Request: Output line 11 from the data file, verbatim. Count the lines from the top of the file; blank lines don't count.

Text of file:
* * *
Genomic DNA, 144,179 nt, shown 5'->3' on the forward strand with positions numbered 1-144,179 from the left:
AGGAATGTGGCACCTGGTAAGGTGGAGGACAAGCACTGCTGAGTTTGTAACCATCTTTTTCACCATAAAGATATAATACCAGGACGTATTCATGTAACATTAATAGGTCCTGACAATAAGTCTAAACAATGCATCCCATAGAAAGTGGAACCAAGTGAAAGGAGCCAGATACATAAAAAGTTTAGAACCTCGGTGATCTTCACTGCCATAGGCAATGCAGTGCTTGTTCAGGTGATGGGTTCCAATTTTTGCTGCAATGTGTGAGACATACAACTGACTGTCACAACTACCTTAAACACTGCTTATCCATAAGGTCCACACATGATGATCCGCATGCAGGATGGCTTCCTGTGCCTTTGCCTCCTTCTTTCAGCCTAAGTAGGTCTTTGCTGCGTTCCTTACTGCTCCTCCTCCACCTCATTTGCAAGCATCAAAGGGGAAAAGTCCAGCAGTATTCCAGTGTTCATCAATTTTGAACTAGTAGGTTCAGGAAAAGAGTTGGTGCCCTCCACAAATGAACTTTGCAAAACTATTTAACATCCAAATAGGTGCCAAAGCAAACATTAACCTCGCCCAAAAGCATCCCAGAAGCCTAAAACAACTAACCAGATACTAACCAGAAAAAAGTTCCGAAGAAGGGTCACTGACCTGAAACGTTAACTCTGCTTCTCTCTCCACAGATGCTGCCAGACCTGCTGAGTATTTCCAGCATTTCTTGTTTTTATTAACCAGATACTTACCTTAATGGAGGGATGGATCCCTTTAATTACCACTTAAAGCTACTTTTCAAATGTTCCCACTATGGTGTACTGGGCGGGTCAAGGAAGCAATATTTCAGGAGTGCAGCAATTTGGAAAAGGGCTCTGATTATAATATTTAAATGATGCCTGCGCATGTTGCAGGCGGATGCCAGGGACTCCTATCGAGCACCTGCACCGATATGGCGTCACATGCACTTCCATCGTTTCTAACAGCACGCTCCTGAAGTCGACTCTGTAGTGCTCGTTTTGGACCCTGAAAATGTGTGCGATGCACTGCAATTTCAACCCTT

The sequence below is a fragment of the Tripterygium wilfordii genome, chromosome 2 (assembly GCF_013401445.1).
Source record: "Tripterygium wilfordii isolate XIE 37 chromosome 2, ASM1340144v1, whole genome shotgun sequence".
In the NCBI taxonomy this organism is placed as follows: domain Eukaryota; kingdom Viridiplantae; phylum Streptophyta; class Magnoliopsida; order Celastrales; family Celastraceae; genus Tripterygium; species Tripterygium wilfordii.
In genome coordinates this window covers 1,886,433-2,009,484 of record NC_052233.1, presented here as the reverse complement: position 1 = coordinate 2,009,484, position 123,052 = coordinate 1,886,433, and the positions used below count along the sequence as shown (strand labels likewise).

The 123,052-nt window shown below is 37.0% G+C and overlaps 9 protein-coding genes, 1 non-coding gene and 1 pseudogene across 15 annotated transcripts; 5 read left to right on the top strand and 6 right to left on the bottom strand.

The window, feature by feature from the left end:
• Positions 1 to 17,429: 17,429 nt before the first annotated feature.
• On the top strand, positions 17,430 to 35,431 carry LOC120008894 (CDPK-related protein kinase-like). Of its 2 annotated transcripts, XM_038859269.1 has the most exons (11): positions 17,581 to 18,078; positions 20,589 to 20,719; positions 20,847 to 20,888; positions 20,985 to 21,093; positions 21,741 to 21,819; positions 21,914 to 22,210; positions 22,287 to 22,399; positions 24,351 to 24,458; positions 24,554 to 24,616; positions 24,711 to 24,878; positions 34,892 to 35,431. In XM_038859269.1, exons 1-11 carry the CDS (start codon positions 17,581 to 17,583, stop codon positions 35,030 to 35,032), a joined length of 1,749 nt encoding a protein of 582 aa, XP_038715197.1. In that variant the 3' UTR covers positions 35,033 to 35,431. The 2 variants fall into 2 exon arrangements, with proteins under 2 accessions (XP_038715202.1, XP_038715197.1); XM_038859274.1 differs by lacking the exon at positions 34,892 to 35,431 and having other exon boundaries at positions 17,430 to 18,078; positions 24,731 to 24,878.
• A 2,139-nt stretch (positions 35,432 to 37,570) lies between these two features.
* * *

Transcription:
• A 2,139-nt stretch (positions 35,432 to 37,570) lies between these two features.